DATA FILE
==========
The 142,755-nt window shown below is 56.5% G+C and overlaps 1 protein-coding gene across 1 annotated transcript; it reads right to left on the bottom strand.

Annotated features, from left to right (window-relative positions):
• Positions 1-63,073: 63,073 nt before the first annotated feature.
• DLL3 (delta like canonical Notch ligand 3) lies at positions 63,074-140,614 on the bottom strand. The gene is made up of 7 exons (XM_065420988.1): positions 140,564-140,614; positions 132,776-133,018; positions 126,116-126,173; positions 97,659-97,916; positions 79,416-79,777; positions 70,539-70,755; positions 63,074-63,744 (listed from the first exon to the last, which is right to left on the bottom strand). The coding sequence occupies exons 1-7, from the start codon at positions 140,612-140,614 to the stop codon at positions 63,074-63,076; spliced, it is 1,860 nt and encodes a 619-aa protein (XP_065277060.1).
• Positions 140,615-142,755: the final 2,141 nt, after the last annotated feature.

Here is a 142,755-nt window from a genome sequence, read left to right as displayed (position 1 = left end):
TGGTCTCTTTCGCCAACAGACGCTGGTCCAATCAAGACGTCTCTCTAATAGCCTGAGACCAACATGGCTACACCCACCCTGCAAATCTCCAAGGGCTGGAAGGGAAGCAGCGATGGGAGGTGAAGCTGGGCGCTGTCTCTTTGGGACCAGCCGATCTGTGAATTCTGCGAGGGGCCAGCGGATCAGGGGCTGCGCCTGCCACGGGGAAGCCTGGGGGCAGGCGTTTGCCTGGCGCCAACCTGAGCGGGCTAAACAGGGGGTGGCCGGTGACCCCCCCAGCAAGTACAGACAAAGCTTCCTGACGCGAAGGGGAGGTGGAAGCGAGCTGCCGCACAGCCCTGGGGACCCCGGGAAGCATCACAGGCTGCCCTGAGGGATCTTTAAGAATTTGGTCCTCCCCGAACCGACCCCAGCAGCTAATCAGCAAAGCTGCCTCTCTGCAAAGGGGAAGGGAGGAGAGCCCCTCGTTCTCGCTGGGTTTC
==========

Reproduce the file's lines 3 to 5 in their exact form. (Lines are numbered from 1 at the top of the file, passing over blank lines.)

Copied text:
• Positions 1-63,073: 63,073 nt before the first annotated feature.
• DLL3 (delta like canonical Notch ligand 3) lies at positions 63,074-140,614 on the bottom strand. The gene is made up of 7 exons (XM_065420988.1): positions 140,564-140,614; positions 132,776-133,018; positions 126,116-126,173; positions 97,659-97,916; positions 79,416-79,777; positions 70,539-70,755; positions 63,074-63,744 (listed from the first exon to the last, which is right to left on the bottom strand). The coding sequence occupies exons 1-7, from the start codon at positions 140,612-140,614 to the stop codon at positions 63,074-63,076; spliced, it is 1,860 nt and encodes a 619-aa protein (XP_065277060.1).
• Positions 140,615-142,755: the final 2,141 nt, after the last annotated feature.